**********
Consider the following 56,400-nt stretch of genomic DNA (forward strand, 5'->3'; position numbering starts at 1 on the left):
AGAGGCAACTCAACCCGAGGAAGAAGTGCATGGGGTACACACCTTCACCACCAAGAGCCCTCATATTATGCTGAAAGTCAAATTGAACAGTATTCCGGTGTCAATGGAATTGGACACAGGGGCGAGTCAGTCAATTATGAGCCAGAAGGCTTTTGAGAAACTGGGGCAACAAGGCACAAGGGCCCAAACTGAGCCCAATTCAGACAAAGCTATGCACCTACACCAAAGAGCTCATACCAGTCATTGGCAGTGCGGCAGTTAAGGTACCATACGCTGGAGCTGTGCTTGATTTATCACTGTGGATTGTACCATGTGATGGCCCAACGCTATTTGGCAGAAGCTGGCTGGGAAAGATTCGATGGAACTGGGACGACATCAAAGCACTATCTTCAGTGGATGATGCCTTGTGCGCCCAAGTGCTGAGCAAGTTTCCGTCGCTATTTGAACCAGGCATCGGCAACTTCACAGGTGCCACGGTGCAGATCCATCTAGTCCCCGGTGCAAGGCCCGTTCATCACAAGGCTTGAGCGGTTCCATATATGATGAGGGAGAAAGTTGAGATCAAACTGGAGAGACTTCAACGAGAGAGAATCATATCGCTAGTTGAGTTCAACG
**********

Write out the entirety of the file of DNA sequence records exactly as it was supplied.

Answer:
Consider the following 56,400-nt stretch of genomic DNA (forward strand, 5'->3'; position numbering starts at 1 on the left):
AGAGGCAACTCAACCCGAGGAAGAAGTGCATGGGGTACACACCTTCACCACCAAGAGCCCTCATATTATGCTGAAAGTCAAATTGAACAGTATTCCGGTGTCAATGGAATTGGACACAGGGGCGAGTCAGTCAATTATGAGCCAGAAGGCTTTTGAGAAACTGGGGCAACAAGGCACAAGGGCCCAAACTGAGCCCAATTCAGACAAAGCTATGCACCTACACCAAAGAGCTCATACCAGTCATTGGCAGTGCGGCAGTTAAGGTACCATACGCTGGAGCTGTGCTTGATTTATCACTGTGGATTGTACCATGTGATGGCCCAACGCTATTTGGCAGAAGCTGGCTGGGAAAGATTCGATGGAACTGGGACGACATCAAAGCACTATCTTCAGTGGATGATGCCTTGTGCGCCCAAGTGCTGAGCAAGTTTCCGTCGCTATTTGAACCAGGCATCGGCAACTTCACAGGTGCCACGGTGCAGATCCATCTAGTCCCCGGTGCAAGGCCCGTTCATCACAAGGCTTGAGCGGTTCCATATATGATGAGGGAGAAAGTTGAGATCAAACTGGAGAGACTTCAACGAGAGAGAATCATATCGCTAGTTGAGTTCAACG